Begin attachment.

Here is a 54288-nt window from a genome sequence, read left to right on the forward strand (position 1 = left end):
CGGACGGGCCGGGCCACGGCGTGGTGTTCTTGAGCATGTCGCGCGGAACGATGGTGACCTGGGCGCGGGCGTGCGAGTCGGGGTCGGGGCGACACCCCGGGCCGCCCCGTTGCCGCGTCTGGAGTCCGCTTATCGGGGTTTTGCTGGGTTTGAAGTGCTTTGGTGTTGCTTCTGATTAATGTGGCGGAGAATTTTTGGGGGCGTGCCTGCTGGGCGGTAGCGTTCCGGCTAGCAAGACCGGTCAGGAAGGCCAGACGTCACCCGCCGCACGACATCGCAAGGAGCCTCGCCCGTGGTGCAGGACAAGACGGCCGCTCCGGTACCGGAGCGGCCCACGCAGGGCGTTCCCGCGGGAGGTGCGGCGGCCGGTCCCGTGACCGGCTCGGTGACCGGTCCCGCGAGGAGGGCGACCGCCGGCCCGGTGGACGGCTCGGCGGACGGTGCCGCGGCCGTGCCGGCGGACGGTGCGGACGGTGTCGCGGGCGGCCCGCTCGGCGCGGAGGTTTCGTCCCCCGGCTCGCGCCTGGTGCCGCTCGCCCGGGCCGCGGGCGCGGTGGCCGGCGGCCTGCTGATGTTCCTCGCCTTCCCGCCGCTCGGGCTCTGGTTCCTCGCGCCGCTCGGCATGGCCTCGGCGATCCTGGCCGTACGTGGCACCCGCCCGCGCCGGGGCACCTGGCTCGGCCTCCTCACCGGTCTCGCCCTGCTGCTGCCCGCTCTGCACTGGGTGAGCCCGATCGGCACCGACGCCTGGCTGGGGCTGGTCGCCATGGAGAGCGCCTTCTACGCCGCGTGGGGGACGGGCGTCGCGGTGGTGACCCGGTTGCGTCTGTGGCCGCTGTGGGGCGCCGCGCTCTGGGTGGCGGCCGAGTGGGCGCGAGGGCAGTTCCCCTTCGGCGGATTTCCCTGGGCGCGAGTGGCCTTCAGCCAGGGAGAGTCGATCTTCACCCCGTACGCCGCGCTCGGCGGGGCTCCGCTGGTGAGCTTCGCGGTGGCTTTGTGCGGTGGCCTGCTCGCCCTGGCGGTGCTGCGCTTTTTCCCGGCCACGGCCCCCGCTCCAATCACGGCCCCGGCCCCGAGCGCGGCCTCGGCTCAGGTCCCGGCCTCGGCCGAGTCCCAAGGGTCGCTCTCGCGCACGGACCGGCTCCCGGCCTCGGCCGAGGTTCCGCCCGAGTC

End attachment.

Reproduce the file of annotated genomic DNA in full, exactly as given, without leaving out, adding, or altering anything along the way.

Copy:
Here is a 54288-nt window from a genome sequence, read left to right on the forward strand (position 1 = left end):
CGGACGGGCCGGGCCACGGCGTGGTGTTCTTGAGCATGTCGCGCGGAACGATGGTGACCTGGGCGCGGGCGTGCGAGTCGGGGTCGGGGCGACACCCCGGGCCGCCCCGTTGCCGCGTCTGGAGTCCGCTTATCGGGGTTTTGCTGGGTTTGAAGTGCTTTGGTGTTGCTTCTGATTAATGTGGCGGAGAATTTTTGGGGGCGTGCCTGCTGGGCGGTAGCGTTCCGGCTAGCAAGACCGGTCAGGAAGGCCAGACGTCACCCGCCGCACGACATCGCAAGGAGCCTCGCCCGTGGTGCAGGACAAGACGGCCGCTCCGGTACCGGAGCGGCCCACGCAGGGCGTTCCCGCGGGAGGTGCGGCGGCCGGTCCCGTGACCGGCTCGGTGACCGGTCCCGCGAGGAGGGCGACCGCCGGCCCGGTGGACGGCTCGGCGGACGGTGCCGCGGCCGTGCCGGCGGACGGTGCGGACGGTGTCGCGGGCGGCCCGCTCGGCGCGGAGGTTTCGTCCCCCGGCTCGCGCCTGGTGCCGCTCGCCCGGGCCGCGGGCGCGGTGGCCGGCGGCCTGCTGATGTTCCTCGCCTTCCCGCCGCTCGGGCTCTGGTTCCTCGCGCCGCTCGGCATGGCCTCGGCGATCCTGGCCGTACGTGGCACCCGCCCGCGCCGGGGCACCTGGCTCGGCCTCCTCACCGGTCTCGCCCTGCTGCTGCCCGCTCTGCACTGGGTGAGCCCGATCGGCACCGACGCCTGGCTGGGGCTGGTCGCCATGGAGAGCGCCTTCTACGCCGCGTGGGGGACGGGCGTCGCGGTGGTGACCCGGTTGCGTCTGTGGCCGCTGTGGGGCGCCGCGCTCTGGGTGGCGGCCGAGTGGGCGCGAGGGCAGTTCCCCTTCGGCGGATTTCCCTGGGCGCGAGTGGCCTTCAGCCAGGGAGAGTCGATCTTCACCCCGTACGCCGCGCTCGGCGGGGCTCCGCTGGTGAGCTTCGCGGTGGCTTTGTGCGGTGGCCTGCTCGCCCTGGCGGTGCTGCGCTTTTTCCCGGCCACGGCCCCCGCTCCAATCACGGCCCCGGCCCCGAGCGCGGCCTCGGCTCAGGTCCCGGCCTCGGCCGAGTCCCAAGGGTCGCTCTCGCGCACGGACCGGCTCCCGGCCTCGGCCGAGGTTCCGCCCGAGTC